To be sure, different alternative fuels typically target different vehicle types -- natural gas tends to dominate in heavier vehicles such as garbage trucks, and can be better for long-haul journeys because it's cheaper per gallon.
CNG has established itself as the alternative fuel of choice for many large fleets. For example, UPS and AT&T are moving their fleets over to natural gas with bulk purchases of new trucks. Waste Management, one of the largest residential recyclers in the United States with a fleet of 32,000 vehicles, is in the process of transferring its trucks over to natural gas and last year opened its 50th refueling station in Jackson, Mississippi.
New York City has a fleet of 2,000 CNG and hybrid powered buses, while Los Angeles began making the switch to CNG in 1995 and now has 2,200 CNG buses, the largest fleet of its kind in the country.
But the two fuels are increasingly overlapping. With most companies now well aware of the price advantage of switching away from diesel or gasoline, the marketing pitch is now more of a battle between alternative fuels.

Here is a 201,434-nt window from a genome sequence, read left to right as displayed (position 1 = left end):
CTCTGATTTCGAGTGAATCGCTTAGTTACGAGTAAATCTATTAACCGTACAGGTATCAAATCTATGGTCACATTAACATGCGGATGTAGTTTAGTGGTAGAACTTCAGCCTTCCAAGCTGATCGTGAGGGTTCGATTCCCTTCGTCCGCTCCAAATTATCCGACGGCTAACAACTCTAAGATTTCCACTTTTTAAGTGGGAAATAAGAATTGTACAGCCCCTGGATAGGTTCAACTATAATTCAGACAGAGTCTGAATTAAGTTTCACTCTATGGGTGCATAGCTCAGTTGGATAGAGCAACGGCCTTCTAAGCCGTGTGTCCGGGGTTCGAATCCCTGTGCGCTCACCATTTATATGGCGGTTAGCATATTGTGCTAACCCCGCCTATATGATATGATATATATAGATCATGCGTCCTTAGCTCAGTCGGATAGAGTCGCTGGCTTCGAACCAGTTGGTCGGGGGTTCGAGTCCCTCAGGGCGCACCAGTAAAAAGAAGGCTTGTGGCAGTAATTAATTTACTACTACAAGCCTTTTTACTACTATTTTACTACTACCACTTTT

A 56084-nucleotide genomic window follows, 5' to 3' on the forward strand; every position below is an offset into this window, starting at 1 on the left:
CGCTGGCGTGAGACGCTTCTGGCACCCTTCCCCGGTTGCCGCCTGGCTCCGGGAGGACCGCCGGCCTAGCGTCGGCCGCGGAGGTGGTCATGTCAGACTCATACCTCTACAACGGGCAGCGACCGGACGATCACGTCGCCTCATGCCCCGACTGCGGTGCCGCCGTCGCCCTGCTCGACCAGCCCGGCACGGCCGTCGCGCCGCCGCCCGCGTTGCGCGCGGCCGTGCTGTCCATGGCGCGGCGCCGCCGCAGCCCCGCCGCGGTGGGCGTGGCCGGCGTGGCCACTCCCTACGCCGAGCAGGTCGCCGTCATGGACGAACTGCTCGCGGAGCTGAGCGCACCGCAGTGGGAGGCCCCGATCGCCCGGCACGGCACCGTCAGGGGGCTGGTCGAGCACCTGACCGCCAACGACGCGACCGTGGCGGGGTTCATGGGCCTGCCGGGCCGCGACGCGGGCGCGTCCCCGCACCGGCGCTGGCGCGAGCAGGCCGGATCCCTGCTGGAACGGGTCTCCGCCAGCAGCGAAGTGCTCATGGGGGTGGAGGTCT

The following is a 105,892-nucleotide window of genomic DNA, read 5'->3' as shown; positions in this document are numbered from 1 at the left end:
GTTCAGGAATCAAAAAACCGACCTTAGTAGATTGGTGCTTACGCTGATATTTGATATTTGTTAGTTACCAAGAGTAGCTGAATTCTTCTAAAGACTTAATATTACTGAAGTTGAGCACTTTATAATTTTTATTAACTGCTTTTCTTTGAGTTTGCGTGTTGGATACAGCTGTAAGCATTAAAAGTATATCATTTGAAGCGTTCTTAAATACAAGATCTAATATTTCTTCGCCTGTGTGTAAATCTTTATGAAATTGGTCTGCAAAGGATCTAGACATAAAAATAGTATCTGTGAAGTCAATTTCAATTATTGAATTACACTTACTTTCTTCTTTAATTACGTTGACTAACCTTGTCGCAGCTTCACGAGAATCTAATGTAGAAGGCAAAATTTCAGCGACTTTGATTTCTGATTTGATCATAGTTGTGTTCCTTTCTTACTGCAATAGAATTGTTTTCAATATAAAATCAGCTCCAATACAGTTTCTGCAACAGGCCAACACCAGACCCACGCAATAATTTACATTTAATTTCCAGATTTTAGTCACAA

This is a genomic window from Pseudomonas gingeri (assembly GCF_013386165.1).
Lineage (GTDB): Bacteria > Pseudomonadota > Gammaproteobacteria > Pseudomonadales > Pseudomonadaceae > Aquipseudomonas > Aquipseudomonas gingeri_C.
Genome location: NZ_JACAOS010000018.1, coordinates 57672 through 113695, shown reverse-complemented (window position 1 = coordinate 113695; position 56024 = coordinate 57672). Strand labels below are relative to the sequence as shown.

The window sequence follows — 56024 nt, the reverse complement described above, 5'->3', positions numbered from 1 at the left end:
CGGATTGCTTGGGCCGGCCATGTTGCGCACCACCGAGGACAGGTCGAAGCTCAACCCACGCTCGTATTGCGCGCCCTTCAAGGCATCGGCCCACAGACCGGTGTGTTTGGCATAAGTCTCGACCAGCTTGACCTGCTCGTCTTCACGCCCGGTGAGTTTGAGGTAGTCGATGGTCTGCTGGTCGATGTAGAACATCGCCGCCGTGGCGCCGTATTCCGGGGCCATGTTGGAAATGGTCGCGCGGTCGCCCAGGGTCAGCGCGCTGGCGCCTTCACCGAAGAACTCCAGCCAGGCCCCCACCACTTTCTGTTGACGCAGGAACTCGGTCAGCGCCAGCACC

Executives at Clean Energy Fuels in Newport Beach, California, which owns more than 500 fuelling stations that dispense CNG and liquefied natural gas (LNG), play down the competitive threat from propane -- while acknowledging its advances in markets such as buses.
In what sales vice president Peter Grace describes as "hand to hand combat," a team of more than 20 marketing employees are out on the streets, touting natural gas to whomever will listen.